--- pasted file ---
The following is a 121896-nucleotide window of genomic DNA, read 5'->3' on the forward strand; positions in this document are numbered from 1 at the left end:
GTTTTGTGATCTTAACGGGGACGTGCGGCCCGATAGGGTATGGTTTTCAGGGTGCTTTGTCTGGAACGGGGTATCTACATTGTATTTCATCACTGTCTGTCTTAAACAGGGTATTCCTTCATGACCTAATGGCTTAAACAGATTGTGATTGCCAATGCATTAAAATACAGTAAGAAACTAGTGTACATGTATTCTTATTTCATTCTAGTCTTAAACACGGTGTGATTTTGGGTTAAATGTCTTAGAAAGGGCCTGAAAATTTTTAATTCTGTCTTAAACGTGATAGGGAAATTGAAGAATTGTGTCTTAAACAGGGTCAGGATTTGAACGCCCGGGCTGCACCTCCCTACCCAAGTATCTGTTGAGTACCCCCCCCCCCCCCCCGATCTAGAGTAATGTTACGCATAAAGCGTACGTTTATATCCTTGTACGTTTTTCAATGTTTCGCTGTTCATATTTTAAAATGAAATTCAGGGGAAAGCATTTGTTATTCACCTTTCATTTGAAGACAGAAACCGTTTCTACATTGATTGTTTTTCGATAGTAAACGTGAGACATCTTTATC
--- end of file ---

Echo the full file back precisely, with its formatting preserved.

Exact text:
The following is a 121896-nucleotide window of genomic DNA, read 5'->3' on the forward strand; positions in this document are numbered from 1 at the left end:
GTTTTGTGATCTTAACGGGGACGTGCGGCCCGATAGGGTATGGTTTTCAGGGTGCTTTGTCTGGAACGGGGTATCTACATTGTATTTCATCACTGTCTGTCTTAAACAGGGTATTCCTTCATGACCTAATGGCTTAAACAGATTGTGATTGCCAATGCATTAAAATACAGTAAGAAACTAGTGTACATGTATTCTTATTTCATTCTAGTCTTAAACACGGTGTGATTTTGGGTTAAATGTCTTAGAAAGGGCCTGAAAATTTTTAATTCTGTCTTAAACGTGATAGGGAAATTGAAGAATTGTGTCTTAAACAGGGTCAGGATTTGAACGCCCGGGCTGCACCTCCCTACCCAAGTATCTGTTGAGTACCCCCCCCCCCCCCCCGATCTAGAGTAATGTTACGCATAAAGCGTACGTTTATATCCTTGTACGTTTTTCAATGTTTCGCTGTTCATATTTTAAAATGAAATTCAGGGGAAAGCATTTGTTATTCACCTTTCATTTGAAGACAGAAACCGTTTCTACATTGATTGTTTTTCGATAGTAAACGTGAGACATCTTTATC